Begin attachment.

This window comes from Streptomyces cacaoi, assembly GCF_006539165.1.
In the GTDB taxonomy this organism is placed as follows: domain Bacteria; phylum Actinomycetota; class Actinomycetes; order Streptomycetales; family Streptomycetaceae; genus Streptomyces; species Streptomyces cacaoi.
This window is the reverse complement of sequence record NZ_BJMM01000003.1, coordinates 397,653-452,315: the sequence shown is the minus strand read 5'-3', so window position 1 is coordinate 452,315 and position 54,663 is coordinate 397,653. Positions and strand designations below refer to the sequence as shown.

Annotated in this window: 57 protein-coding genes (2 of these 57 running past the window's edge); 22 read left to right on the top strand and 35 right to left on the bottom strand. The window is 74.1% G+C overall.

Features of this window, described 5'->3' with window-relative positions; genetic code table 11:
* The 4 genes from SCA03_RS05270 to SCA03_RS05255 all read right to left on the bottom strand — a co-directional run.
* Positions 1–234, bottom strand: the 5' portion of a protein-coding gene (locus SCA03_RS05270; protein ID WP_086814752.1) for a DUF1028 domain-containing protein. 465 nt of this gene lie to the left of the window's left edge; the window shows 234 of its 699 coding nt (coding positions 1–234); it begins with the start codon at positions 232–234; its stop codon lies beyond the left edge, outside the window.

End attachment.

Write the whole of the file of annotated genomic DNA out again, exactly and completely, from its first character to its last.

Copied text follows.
This window comes from Streptomyces cacaoi, assembly GCF_006539165.1.
In the GTDB taxonomy this organism is placed as follows: domain Bacteria; phylum Actinomycetota; class Actinomycetes; order Streptomycetales; family Streptomycetaceae; genus Streptomyces; species Streptomyces cacaoi.
This window is the reverse complement of sequence record NZ_BJMM01000003.1, coordinates 397,653-452,315: the sequence shown is the minus strand read 5'-3', so window position 1 is coordinate 452,315 and position 54,663 is coordinate 397,653. Positions and strand designations below refer to the sequence as shown.

Annotated in this window: 57 protein-coding genes (2 of these 57 running past the window's edge); 22 read left to right on the top strand and 35 right to left on the bottom strand. The window is 74.1% G+C overall.

Features of this window, described 5'->3' with window-relative positions; genetic code table 11:
* The 4 genes from SCA03_RS05270 to SCA03_RS05255 all read right to left on the bottom strand — a co-directional run.
* Positions 1–234, bottom strand: the 5' portion of a protein-coding gene (locus SCA03_RS05270; protein ID WP_086814752.1) for a DUF1028 domain-containing protein. 465 nt of this gene lie to the left of the window's left edge; the window shows 234 of its 699 coding nt (coding positions 1–234); it begins with the start codon at positions 232–234; its stop codon lies beyond the left edge, outside the window.